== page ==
- The Washington Times - Monday, February 17, 2020

With time running out to catch front-runner former Attorney General Jeff Sessions in the Republican race for Senate seat in Alabama, a trailing GOP candidate jabbed him for getting fired by President Trump.

In television ads run by Rep. Bradley Byrne, whom most polls show in third place heading toward the primary March 3, an actor playing Mr. Sessions is summarily sacked by a three-person panel that chides his performance as attorney general.

“He let the president down and got fired,” a woman says, as a rumpled man in a fake MAGA hat stands before the tribunal.

“And Hillary still ain’t in jail,” a man sighs before Mr. Sessions’ imaginary file is stamped, “fired.”

Driving a wedge between Mr. Sessions and Mr. Trump has become a recurring theme.



Former Auburn University football coach Tommy Tuberville, another Republican vying to take on Democratic Sen. Doug Jones, also hit Mr. Sessions for his falling out with the president.

Mr. Tuberville told an Alabama radio audience that Mr. Sessions let Mr. Trump down by recusing himself from the Russia collusion probe that bedeviled the president, a point that echoes criticism leveled by Mr. Trump.

“If Jeff Sessions had done the right thing, this might not be a problem as it is today,” Mr. Tuberville said. “Man, we have opened up a can of worms. I feel bad for the president.”

Rather than ignore attacks, as front-runners often do, Mr. Sessions bristled at the insults and called the tactics “sleazy.”

“Both Tuberville and Byrne have quit on themselves and their campaigns. Neither can connect with voters on the merits of their ideas. It is sad to see them both descend to such a sleazy low point,” Mr. Sessions said in a statement.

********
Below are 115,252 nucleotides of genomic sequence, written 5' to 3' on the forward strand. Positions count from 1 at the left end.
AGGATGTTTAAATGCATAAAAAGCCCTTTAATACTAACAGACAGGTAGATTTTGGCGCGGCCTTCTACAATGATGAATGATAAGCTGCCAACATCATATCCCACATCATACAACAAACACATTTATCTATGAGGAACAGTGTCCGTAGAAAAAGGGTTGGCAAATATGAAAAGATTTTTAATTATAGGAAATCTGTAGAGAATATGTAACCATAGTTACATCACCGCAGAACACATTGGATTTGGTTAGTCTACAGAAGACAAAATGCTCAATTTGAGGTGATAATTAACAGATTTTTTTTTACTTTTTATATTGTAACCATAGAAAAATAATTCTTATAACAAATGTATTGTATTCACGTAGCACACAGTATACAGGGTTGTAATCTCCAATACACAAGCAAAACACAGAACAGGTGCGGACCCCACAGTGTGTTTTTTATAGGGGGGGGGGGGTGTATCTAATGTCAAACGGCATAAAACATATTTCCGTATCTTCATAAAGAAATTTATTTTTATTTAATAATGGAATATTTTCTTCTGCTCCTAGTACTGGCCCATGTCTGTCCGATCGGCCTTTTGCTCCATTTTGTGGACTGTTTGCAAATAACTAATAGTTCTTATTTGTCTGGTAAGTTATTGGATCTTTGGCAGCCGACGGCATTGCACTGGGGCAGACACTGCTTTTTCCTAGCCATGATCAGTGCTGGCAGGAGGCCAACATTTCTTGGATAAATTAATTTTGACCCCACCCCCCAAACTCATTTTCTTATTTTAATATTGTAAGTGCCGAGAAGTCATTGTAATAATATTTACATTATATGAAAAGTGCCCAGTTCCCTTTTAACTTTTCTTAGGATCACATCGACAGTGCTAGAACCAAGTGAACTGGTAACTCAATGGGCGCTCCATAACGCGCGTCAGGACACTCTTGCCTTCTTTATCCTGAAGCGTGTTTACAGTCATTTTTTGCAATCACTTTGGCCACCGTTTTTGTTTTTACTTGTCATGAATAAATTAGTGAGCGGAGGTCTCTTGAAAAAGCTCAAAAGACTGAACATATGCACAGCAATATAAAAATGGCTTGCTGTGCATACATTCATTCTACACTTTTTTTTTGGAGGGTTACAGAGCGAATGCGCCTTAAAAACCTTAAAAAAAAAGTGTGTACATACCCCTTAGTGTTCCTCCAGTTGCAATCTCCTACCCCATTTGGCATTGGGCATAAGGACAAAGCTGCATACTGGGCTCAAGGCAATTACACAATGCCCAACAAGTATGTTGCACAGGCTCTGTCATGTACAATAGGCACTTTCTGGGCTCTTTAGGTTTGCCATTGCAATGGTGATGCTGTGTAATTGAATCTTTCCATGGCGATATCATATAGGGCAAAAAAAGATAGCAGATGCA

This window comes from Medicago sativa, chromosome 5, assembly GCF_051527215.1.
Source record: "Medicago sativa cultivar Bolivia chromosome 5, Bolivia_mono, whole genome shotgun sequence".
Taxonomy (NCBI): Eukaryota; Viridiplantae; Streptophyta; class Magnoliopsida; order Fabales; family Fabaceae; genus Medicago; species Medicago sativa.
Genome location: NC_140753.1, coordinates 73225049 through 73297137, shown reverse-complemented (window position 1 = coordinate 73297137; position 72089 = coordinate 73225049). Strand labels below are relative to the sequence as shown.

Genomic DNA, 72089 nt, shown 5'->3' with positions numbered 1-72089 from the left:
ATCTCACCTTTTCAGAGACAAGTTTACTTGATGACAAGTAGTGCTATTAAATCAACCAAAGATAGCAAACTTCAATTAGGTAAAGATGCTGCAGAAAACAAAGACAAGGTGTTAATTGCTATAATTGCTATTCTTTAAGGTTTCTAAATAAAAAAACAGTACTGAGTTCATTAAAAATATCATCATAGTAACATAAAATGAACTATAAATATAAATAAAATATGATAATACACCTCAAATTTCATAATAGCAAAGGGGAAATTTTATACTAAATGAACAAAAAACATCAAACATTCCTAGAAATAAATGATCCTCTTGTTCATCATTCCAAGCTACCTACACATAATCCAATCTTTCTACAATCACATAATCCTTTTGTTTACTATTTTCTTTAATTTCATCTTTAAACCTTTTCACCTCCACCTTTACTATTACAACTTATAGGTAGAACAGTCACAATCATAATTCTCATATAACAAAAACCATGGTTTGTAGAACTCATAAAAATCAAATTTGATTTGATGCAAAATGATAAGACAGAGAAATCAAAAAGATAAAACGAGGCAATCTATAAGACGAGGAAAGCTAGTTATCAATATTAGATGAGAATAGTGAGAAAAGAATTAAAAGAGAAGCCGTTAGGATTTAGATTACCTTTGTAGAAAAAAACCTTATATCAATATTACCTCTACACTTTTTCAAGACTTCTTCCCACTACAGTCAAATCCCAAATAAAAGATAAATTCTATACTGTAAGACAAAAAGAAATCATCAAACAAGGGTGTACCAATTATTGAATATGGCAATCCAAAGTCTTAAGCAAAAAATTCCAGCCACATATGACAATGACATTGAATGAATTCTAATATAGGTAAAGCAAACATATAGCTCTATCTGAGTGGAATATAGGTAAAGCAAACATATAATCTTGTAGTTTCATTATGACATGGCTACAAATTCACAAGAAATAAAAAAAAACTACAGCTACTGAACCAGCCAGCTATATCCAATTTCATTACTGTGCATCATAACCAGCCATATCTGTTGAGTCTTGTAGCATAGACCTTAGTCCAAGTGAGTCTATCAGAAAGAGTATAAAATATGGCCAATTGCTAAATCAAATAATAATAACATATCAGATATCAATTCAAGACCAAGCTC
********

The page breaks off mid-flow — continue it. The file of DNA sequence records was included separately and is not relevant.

Mr. Sessions held the Senate seat for 20 years before giving it up to become attorney general. Mr. Jones won the seat in the 2017 special election.

Mr. Byrne and Mr. Tuberville are mired in a close race to see who will place second in the Republican primary and thus, in all probability given the large and splintered field, oppose Mr. Sessions in the runoff that would fall March 31.

Whoever wins will be favored in ruby red Alabama over Mr. Jones, who is the most vulnerable Senate Democratic incumbent. In a Mason-Dixon poll released last week, all three Republican candidates beat Mr. Jones in hypothetical matchups.

Mr. Byrne and Mr. Tuberville began trading bards over the weekend on immigration. Mr. Sessions has long been considered a hard-liner on that topic, and he has stressed that point during this campaign.

Mr. Tuberville insisting he is as staunchly opposed to illegal immigration and fully supports Mr. Trump’s border wall, tying himself to the popular Mr. Trump.

Mr. Byrne said it was absurd to accuse him of slinging arrows in the closing weeks when he has already been under assault from an advertising campaign by what he dubbed “the D.C., anti-Trump Club for Growth.”

“That group has been a proxy doing the dirty work for Tuberville,” said Byrne campaign spokesman Seth Morrow. “Voters need to know that Tuberville supports amnesty and that Jeff Sessions was fired by President Trump. “

Immigration has long been a hot topic in Alabama, whose legislature in 2011 approved what soft-borders groups consider the nation’s harshest anti-immigration law. Roughly 12% of the state’s workforce in the agricultural and construction sectors are immigrants, the American Immigration Council reported in 2017.

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